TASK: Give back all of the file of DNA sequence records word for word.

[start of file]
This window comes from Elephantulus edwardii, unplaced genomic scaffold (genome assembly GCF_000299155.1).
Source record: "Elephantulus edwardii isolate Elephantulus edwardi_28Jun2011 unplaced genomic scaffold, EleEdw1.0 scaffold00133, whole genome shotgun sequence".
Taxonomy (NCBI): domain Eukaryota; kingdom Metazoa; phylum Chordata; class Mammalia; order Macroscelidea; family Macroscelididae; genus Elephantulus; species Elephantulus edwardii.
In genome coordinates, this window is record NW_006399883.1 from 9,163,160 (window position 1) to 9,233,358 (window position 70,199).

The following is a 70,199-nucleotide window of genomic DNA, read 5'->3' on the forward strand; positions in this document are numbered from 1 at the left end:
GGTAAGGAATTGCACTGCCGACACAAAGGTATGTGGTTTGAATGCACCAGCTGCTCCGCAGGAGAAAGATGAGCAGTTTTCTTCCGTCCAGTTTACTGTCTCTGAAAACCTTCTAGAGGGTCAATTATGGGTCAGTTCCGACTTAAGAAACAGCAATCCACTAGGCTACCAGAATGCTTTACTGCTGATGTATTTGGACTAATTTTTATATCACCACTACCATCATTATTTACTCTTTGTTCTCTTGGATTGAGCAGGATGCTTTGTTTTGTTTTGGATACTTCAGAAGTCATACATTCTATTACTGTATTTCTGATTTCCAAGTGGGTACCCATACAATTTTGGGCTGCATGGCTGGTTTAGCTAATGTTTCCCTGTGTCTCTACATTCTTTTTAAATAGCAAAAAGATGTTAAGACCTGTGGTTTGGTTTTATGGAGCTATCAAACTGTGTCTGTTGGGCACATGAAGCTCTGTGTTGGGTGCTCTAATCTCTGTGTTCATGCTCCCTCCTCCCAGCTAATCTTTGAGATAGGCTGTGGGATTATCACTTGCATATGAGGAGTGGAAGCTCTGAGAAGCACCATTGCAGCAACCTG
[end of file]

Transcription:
This window comes from Elephantulus edwardii, unplaced genomic scaffold (genome assembly GCF_000299155.1).
Source record: "Elephantulus edwardii isolate Elephantulus edwardi_28Jun2011 unplaced genomic scaffold, EleEdw1.0 scaffold00133, whole genome shotgun sequence".
Taxonomy (NCBI): domain Eukaryota; kingdom Metazoa; phylum Chordata; class Mammalia; order Macroscelidea; family Macroscelididae; genus Elephantulus; species Elephantulus edwardii.
In genome coordinates, this window is record NW_006399883.1 from 9,163,160 (window position 1) to 9,233,358 (window position 70,199).

The following is a 70,199-nucleotide window of genomic DNA, read 5'->3' on the forward strand; positions in this document are numbered from 1 at the left end:
GGTAAGGAATTGCACTGCCGACACAAAGGTATGTGGTTTGAATGCACCAGCTGCTCCGCAGGAGAAAGATGAGCAGTTTTCTTCCGTCCAGTTTACTGTCTCTGAAAACCTTCTAGAGGGTCAATTATGGGTCAGTTCCGACTTAAGAAACAGCAATCCACTAGGCTACCAGAATGCTTTACTGCTGATGTATTTGGACTAATTTTTATATCACCACTACCATCATTATTTACTCTTTGTTCTCTTGGATTGAGCAGGATGCTTTGTTTTGTTTTGGATACTTCAGAAGTCATACATTCTATTACTGTATTTCTGATTTCCAAGTGGGTACCCATACAATTTTGGGCTGCATGGCTGGTTTAGCTAATGTTTCCCTGTGTCTCTACATTCTTTTTAAATAGCAAAAAGATGTTAAGACCTGTGGTTTGGTTTTATGGAGCTATCAAACTGTGTCTGTTGGGCACATGAAGCTCTGTGTTGGGTGCTCTAATCTCTGTGTTCATGCTCCCTCCTCCCAGCTAATCTTTGAGATAGGCTGTGGGATTATCACTTGCATATGAGGAGTGGAAGCTCTGAGAAGCACCATTGCAGCAACCTG